A very slight change in voltage throws the reading by that do dad off ,gotta take a reading using your grow enviornment to really know what you have going on.
660 might not be dominant anymore.Depends how dominant it was in the first place.Was it 1% higher to make it dominant or 50% higher which would make the sellers readings still good.
Like with car adds,your mileage may vary...
Add to that LEDS are also heat sensitive as far as output goes and a hot day or room temp. throws everything off.
So in my opinion,all a person can really do,outside of a lab,is stay in the ballpark.
Thus making almost any way you want to measure your panel isn't that much different than any other.
From what I've read the Spectroradiometer is mainly used to measure light for laptops,room lighting etc. to design light sources that need to meet certain specs. without wasting energy or meet specific requirements.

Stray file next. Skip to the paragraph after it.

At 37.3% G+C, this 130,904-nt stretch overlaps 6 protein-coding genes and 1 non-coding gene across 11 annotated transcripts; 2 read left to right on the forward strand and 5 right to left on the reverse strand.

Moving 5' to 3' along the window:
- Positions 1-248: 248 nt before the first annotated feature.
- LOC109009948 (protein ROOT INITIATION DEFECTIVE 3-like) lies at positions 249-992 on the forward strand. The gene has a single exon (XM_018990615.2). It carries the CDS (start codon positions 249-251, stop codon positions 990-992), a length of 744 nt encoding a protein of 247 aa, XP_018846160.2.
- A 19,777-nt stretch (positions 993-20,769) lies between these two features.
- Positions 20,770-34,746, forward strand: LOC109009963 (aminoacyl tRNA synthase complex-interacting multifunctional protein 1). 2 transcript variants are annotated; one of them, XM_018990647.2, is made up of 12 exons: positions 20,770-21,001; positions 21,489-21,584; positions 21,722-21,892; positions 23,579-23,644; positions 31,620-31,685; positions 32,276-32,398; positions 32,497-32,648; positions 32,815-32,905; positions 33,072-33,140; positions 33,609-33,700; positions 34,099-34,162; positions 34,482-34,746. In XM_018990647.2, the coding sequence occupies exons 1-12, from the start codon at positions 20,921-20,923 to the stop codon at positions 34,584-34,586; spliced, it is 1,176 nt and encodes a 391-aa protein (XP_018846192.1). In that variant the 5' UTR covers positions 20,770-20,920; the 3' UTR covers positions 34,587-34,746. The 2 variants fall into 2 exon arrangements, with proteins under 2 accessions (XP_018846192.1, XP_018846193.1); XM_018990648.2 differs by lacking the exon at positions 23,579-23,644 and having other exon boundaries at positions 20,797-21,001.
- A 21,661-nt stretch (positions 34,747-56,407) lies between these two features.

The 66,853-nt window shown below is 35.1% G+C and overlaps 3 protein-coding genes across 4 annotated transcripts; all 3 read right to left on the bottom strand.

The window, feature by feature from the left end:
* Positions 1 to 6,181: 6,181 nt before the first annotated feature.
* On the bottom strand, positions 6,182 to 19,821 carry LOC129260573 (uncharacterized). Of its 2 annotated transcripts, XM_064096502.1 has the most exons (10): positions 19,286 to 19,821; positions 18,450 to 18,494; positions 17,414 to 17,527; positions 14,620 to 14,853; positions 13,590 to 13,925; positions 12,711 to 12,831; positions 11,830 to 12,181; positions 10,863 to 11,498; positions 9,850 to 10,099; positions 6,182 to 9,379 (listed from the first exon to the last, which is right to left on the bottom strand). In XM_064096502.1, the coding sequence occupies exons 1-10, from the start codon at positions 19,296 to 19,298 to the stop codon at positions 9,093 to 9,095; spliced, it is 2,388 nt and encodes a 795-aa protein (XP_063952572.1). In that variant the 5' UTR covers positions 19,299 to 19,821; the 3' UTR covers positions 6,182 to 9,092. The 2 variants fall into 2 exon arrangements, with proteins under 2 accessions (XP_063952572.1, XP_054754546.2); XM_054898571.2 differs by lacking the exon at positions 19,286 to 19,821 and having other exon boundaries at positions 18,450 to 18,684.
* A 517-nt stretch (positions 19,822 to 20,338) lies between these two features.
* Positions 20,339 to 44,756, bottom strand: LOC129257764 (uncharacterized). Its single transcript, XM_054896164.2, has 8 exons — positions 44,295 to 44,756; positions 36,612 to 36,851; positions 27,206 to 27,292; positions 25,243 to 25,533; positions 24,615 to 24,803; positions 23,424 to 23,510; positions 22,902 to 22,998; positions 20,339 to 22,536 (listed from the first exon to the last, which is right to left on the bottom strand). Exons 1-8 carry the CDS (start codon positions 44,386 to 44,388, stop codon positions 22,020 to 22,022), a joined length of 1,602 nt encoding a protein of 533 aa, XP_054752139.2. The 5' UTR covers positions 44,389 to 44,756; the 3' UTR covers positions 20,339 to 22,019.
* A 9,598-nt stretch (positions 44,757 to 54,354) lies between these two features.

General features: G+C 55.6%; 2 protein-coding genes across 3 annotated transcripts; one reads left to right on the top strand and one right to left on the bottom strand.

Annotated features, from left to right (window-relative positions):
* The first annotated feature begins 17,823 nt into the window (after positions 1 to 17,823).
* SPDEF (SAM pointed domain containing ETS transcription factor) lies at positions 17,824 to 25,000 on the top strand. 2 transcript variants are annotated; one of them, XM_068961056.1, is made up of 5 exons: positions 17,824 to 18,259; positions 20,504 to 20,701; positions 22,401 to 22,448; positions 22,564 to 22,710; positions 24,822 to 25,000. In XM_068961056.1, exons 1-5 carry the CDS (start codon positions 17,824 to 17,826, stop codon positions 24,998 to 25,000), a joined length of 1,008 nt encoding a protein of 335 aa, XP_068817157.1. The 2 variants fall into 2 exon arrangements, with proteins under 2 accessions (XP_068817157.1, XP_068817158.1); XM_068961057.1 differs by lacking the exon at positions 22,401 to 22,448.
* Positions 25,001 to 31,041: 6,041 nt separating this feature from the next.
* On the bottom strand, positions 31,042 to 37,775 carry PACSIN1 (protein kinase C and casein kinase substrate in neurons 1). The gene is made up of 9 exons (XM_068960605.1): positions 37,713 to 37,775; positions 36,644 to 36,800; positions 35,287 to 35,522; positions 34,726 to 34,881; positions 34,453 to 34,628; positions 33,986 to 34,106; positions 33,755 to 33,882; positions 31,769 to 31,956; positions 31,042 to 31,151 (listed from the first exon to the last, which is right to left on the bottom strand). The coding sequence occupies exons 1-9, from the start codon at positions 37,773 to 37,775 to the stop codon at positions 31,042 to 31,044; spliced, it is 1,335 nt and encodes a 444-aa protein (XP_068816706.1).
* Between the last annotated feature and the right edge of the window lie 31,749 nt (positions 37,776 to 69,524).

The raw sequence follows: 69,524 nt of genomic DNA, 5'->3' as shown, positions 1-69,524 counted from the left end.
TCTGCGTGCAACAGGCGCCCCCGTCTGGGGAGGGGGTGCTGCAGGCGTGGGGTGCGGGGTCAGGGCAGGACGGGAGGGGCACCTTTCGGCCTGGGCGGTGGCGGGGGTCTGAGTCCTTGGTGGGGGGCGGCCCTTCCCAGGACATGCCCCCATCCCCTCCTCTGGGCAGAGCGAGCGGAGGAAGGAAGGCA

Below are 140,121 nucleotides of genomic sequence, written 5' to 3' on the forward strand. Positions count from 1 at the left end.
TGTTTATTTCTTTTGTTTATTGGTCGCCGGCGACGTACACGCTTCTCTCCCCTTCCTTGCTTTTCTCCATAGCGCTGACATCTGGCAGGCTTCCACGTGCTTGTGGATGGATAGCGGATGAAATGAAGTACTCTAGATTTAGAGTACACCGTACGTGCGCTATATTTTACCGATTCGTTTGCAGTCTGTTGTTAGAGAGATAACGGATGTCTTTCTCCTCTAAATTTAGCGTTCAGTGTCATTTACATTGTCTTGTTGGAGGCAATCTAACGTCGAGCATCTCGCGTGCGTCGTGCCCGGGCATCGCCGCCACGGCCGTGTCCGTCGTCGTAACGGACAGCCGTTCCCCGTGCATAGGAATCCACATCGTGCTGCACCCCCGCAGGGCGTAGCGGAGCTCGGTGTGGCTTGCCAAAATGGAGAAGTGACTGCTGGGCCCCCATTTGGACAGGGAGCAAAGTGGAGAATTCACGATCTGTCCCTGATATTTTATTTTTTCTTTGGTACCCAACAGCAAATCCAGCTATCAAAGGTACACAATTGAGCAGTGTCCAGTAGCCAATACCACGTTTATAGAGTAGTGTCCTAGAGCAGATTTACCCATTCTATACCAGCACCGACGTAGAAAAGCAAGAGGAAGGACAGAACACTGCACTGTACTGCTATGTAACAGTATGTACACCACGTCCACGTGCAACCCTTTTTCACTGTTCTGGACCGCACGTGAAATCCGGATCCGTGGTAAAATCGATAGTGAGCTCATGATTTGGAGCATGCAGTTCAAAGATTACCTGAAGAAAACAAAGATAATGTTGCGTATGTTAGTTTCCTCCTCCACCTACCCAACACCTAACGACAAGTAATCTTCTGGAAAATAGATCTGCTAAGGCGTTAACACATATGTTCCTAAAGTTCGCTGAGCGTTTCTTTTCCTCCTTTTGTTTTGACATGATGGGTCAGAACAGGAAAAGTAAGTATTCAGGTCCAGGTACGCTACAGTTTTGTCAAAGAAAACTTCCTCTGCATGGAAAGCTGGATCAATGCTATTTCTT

Not that important for growing peppers.
Plants don't generally mind if they get 660nm or 661nm.
It does sound like a better tool, if you have it,to design any kind of lighting that has to meet certain specs. or the light source won't work at all for that application.
But the fact is,right now not many people use that do dad when they design grow panels ,so unless you are buying from a specific company ,you are out of luck.
If you are making your own panels it's just more useless info unless you want to crowbar open your wallet and buy the do dad.
I think in general for the DIY er the thing to do in general is get as many wave lengths in plant usable wave lengths in as high a Lumen rating as you can find and use them.
Also try and get as many of the same wave length rated LEDs from as many different lots and companies as you can.Not all 660nm LEDS or whatever are the same.
My point is,I want to cover as many wave lengths of plant usable light as I can.
Different lots of LEDS will put out a lot of wave lengths in lesser amounts that you can't buy a specific LED in for those wave lengths.
But plants might use them.
With other LEDs puting out these wave lengths there seems to be enough of them combined ,in the right amount to grow my peppers.
I try to get as close to real sunlights plant usable wave lengths as possible.